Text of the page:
Position papers

Joint position paper on a European rail network for competitive freight

Joint Industry Position Paper on the Proposal for a regulation of the European Parliament and of the Council concerning a ‘European rail network for competitive freight’ 

 

Major global and European customers, shippers, forwarders, independent train operators and other representative interest groups are calling on the European Parliament Transport and Tourism Committee to support and strengthen the Commission’s proposed Regulation for the vote planned on the 31st March 2009. All share the merit of this proposal which aims to set reasonable priority rules for rail freight and are asking MEP’s and institutions to proceed in the direction of swift approval, while strengthening its content.

These groups and companies comprise the majority of the European transport and logistics industry, traders, manufacturers and many train operators, all wishing to increase their use of rail. They have been calling on the Commission, the European Parliament and the Council of Ministers for more than two years to create a rail network partly or wholly dedicated to freight so that they can obtain or provide efficient, cost effective and reliable services. They may compete with each other and with other modes but they all need a single market for freight on rail as should be the case for all modes of transport.

Such companies will invest to improve services and efficiencies if they can have the confidence that they can have fair and consistent access to tracks and terminals, sidings and last miles, service reliability for the whole chain (including trains, loading and unloading processes, dispatching), minimal technical and legal problems with frontiers and a reasonable priority for the goods being transported.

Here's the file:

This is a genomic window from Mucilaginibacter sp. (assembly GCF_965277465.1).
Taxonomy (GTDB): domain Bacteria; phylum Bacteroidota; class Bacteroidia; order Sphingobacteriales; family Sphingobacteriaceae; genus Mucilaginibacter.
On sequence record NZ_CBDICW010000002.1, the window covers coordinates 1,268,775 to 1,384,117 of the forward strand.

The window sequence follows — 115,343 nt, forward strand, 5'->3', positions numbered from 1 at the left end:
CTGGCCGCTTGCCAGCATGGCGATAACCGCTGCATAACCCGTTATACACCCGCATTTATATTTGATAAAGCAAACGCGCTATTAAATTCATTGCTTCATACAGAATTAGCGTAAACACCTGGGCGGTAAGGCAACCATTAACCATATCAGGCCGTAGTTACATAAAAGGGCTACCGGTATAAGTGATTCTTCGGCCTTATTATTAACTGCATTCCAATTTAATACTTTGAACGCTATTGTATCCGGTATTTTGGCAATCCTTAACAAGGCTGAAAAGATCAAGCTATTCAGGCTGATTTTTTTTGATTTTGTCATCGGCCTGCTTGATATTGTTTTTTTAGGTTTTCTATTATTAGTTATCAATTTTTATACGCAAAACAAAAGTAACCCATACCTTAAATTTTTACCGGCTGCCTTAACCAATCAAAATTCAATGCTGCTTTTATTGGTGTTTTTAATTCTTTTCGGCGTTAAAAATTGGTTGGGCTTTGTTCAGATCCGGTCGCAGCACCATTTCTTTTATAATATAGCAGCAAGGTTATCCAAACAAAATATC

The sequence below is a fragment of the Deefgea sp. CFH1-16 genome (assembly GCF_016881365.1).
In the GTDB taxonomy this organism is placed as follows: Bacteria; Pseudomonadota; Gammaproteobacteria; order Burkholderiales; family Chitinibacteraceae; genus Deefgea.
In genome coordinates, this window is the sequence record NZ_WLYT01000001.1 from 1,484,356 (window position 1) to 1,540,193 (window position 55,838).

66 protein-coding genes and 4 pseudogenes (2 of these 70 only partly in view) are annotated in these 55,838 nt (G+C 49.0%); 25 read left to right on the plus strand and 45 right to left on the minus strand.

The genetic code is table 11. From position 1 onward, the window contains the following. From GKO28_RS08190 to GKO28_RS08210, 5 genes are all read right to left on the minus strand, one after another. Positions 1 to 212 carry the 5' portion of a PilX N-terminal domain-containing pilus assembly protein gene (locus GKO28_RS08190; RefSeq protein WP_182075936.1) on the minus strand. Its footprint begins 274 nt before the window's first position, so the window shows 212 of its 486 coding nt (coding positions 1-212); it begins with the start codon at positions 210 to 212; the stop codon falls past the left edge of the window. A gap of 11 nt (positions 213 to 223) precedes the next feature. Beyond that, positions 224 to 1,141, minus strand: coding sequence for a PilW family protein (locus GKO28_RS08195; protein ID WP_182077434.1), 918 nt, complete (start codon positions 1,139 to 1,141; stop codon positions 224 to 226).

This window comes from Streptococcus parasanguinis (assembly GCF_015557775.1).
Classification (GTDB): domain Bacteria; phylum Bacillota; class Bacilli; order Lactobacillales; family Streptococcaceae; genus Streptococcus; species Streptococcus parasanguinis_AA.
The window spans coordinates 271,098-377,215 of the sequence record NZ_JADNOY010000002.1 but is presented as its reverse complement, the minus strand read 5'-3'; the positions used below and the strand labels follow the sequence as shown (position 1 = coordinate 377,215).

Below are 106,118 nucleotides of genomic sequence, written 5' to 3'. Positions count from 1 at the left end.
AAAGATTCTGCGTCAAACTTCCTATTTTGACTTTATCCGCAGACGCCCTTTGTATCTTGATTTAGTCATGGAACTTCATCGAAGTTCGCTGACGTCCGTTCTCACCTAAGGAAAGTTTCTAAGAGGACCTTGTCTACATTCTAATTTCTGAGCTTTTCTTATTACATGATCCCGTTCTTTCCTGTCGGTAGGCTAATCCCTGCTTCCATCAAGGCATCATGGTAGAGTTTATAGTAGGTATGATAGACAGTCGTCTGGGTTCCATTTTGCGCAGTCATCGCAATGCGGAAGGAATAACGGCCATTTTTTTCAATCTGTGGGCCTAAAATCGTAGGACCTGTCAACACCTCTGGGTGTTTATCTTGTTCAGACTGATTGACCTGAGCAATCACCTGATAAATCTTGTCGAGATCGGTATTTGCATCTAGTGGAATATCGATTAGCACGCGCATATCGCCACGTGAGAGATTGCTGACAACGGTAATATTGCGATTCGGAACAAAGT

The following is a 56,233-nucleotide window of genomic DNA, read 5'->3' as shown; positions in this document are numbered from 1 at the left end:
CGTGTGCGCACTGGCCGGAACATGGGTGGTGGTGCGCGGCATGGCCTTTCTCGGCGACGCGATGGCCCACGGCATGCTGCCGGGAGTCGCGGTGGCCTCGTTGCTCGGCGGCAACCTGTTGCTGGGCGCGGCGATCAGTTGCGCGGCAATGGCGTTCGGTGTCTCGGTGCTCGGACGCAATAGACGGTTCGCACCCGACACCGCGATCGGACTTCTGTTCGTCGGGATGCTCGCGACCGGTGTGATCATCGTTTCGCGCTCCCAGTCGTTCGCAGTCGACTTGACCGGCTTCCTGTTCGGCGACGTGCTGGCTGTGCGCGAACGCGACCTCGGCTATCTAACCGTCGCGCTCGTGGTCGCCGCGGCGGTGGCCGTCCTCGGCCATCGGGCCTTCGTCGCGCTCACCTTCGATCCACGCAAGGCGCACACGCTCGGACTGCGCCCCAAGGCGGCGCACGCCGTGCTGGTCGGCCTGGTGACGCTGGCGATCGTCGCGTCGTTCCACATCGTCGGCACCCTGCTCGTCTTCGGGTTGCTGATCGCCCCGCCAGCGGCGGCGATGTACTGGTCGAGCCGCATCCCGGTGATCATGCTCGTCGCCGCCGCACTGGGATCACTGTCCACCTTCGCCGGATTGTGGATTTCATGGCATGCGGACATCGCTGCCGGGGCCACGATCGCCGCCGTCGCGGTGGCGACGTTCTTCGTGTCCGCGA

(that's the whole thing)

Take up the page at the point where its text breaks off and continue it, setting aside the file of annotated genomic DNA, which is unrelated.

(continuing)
Recognising the great potential of rail freight corridors for increasing the competitiveness of rail freight transport, the Commission has invested € 4m in the New OPERA project intended to create a network of new and upgraded routes to enable rail freight to triple in volume by 2020. This draft Regulation is the first stage in implementing it on a wider scale.

It will make rail freight more competitive and genuinely seamless from one border of the EU to the other. This is what European industry at large needs and what Europe deserves. It is also one of the building blocks of any future European rail freight strategy.

We expect and hope that, because of the strategic importance of a single freight network for its users – but also for industry, environment and the citizens – the EU and the Member States will provide the necessary investment on these corridors to enable better quality and growth; it must include not only the infrastructure but also sidings, interior and sea ports, airports plus open access yards and terminals. It should be  included in individual Member States’ and the EU’s economic stimulus programmes.